Annual Creek Cleanup
How to Volunteer
Creeks Master Plan
Wildlife in the Creeks
Annual Creek Cleanup
Saturday May 10
Join us for the 24th Annual Creek Cleanup on Saturday, May 10. Meet at the gazebo in Civic Park at the corner of Broadway and Civic Drive in downtown Walnut Creek.
Continental breakfast at 8:45. Registration at 9:00.
In addition to removing trash from the creek, you can improve habitat by cutting arundo or weed in the butterfly habitat.
ALL PARTICIPANTS must have a waiver form. Click here to download a form and get more details about the cleanup.
Photos of the 2013 creek cleanup are available here.
Otters Are at Home Here
From a low point perhaps fifty years ago, otters have been slowly staging a comeback in Contra Costa County. They have gradually recolonized many of our creeks, learning to cope with flood control structures and other unnatural objects as they get around. They can walk cross country to move from one creek to another. They have visited Heather Farm Park in Walnut Creek for many years, but recently they have been staying longer, there are more of them, and there has been breeding activity. Otters range as far south as Danville now and can be seen in Walnut Creek at Civic Park and in Las Trampas Creek. Much of this renaissance is due to cleaner water. For otters to flourish, they need two things from humans: high quality water and protected wildlife corridors so they can move around.
WC Plastic Bag Ordinance
On March 4 the Walnut Creek City Council passed a plastic bag ordinance as the next step in improving our water quality. In the decades since the Clean Water Act was passed, industrial pollution sources have been mostly cleaned up and the pollutants in our waterways are now largely things individual citizens use -- lawn fertilizers and pesticides, fast food trash, and plastic bags.
The ordinance covers plastic bags with handles
(carry bags, not bags for produce, dry cleaning bags, etc.) at grocery
stores and most other retailers. It becomes effective in September.
FOC Wins an Award
Friends of the Creeks was one of three recipients of the 2013
Peg Kovar Poppy Award from the Walnut Creek Action for Beauty
Council. The award was presented at the group's annual luncheon
on October 11, 2013. The Poppy Award is given for Beauty of
Environment, and the project for which we won was the Creek Walk.
Our contributions were native plant knowledge and a grant we received
from the Contra Costa County Fish & Wildlife Committee to pay for
the plants. The other recipients were Karen McArdle, the
architect, and the City of Walnut Creek, who paid for the project as
part of the Creeks Master Plan. For more about the Creek Walk,
Community Service Day Project
This year our Community Service
Day project on September 28 was removing ivy from a number of large oak
trees in Civic Park. If left to grow, the ivy would kill the
trees. Even though we had more volunteers than we had requested,
we weren't able to clean up all the trees that needed it. A group of DVC students finished the job in November.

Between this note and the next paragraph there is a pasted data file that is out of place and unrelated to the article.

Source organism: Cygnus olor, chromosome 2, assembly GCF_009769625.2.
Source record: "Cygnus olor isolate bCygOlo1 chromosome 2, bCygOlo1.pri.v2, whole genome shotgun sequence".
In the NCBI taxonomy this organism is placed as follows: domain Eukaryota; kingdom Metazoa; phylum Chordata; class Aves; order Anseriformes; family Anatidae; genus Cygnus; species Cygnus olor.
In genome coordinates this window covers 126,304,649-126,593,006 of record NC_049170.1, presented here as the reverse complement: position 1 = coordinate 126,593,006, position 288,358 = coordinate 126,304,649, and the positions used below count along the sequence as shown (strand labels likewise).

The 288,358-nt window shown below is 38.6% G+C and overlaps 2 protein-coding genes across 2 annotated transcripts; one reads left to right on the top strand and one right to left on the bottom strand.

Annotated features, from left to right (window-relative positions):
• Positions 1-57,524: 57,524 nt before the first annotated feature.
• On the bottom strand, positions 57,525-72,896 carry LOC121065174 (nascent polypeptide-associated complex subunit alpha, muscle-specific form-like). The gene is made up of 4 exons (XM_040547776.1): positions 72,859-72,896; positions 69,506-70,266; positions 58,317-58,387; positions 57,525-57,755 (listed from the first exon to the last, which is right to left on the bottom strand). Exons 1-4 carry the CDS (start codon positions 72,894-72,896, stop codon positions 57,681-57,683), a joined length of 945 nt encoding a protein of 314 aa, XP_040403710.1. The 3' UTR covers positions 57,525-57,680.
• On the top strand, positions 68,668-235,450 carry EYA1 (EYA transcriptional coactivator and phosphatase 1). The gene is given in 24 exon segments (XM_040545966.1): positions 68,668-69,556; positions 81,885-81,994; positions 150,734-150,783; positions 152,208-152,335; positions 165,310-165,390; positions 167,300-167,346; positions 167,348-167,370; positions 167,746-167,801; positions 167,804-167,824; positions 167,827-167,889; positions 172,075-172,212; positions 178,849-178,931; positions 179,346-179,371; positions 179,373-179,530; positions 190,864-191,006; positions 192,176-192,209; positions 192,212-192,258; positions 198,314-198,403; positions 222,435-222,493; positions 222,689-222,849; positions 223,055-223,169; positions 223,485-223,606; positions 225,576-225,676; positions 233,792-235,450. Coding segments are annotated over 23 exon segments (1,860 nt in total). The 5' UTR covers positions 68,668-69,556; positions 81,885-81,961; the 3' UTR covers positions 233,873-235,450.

The Creek Walk Is Expanded
The first section of the Creek Walk included interpretive panels, picnic tables, realignment of the trail farther away from the creek, a new pedestrian-only trail, and replanting of the project area with plants native to the Walnut Creek vicinity. It was opened to the public in May, 2011.
During the summer, the plants filled out and flowered, providing food for pollinators. Where the native grass seed was allowed to fall, there are new seedlings around the parent plants, as intended. To the east of the planted area, City staff pruned up the trees and removed underbrush to give the area a more open feeling. As a result of all the improvements, the public is making greater use of the area.
On the first Community Service Day in October 2011, the Gardens at Heather Farm and Friends of the Creeks volunteers combined to plant an IPM demonstration garden under the oaks at the east end of the Creek Walk. (IPM stands for Integrated Pest Management, which is a set of techniques for managing a garden with little or no use of pesticides.) The new garden showcases a selection of horticultural and native plants suitable for growing under oaks as an inspiration to gardeners to make the most of the native oaks that may be in their yards.
In the spring of 2014, we expect to begin work on rehabilitating the butterfly habitat at the east end of the Creekwalk.
In August 2010 we began a new program – gathering data on the fish in Walnut Creek just below the drop structure near the Willows Shopping Center. This location is the farthest upstream that steelhead and salmon can come to spawn. We are attempting to document their success by sampling several times over the course of a year to see what species are present in the creek in each season.
We returned to the area a couple of times in December to look for salmon. We found a few the first time, none the second. However, there were lots of signs of otters.
Creek Cleanup: Saturday May 10, 2014
Next Community Service Day: Saturday Sept. 27, 2014
Volunteers remove a grocery cart at the creek cleanup
Otter eating a freshly-caught trout in the front pond at Heather Farm Park in Walnut Creek. Two recently installed floating islands have created habitat and improved water quality.
Recipients of the 2013 Poppy Award: Lesley Hunt (Friends of the Creeks), Karen McArdle (Hansen McArdle Inc.), and Heather Ballenger (City of Walnut Creek)
Cutting ivy from an oak tree on Community Service Day
Collecting a fish sample with seining nets in lower Walnut Creek